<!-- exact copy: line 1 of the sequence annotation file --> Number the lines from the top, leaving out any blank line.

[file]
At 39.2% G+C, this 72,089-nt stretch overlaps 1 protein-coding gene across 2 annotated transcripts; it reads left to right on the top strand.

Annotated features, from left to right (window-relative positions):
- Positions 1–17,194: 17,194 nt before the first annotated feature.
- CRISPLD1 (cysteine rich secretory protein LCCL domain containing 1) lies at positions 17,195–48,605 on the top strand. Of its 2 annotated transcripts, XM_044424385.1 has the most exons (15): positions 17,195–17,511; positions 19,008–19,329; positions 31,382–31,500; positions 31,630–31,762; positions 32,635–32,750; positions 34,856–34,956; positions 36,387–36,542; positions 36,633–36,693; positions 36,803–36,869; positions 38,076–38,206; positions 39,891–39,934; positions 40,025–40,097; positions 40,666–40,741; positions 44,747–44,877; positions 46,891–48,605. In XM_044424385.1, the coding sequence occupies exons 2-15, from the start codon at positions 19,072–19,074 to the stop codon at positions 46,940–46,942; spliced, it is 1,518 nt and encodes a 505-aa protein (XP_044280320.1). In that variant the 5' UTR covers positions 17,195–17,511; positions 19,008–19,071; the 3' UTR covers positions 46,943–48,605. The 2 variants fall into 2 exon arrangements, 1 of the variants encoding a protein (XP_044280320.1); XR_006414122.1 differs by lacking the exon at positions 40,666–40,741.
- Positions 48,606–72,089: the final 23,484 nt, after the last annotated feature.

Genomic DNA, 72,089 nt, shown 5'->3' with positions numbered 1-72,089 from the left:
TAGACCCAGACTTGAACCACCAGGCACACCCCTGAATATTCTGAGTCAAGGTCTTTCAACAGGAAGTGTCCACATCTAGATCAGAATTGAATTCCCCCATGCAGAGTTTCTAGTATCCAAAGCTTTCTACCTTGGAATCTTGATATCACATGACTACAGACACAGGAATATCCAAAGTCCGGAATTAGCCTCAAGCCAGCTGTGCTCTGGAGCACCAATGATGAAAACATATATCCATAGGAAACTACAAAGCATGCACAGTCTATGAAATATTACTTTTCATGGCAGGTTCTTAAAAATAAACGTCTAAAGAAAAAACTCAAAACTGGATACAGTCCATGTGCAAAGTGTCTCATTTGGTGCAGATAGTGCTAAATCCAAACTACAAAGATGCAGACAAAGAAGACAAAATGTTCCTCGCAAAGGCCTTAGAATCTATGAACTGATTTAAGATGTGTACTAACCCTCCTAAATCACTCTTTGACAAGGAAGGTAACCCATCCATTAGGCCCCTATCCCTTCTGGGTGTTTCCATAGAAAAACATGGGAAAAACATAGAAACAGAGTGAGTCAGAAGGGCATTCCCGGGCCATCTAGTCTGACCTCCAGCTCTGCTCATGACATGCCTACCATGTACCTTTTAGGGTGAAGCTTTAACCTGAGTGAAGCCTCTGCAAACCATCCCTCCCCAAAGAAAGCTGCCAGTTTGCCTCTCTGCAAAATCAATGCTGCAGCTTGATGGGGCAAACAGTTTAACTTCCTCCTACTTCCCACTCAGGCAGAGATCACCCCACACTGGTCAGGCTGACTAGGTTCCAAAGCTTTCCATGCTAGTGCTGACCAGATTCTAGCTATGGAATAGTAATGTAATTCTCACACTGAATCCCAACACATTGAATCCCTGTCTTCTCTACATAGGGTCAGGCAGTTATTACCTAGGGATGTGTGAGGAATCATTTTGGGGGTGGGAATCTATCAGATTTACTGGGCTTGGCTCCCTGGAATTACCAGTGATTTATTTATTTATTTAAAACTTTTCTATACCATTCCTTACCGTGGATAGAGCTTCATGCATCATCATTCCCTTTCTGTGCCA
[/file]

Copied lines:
At 39.2% G+C, this 72,089-nt stretch overlaps 1 protein-coding gene across 2 annotated transcripts; it reads left to right on the top strand.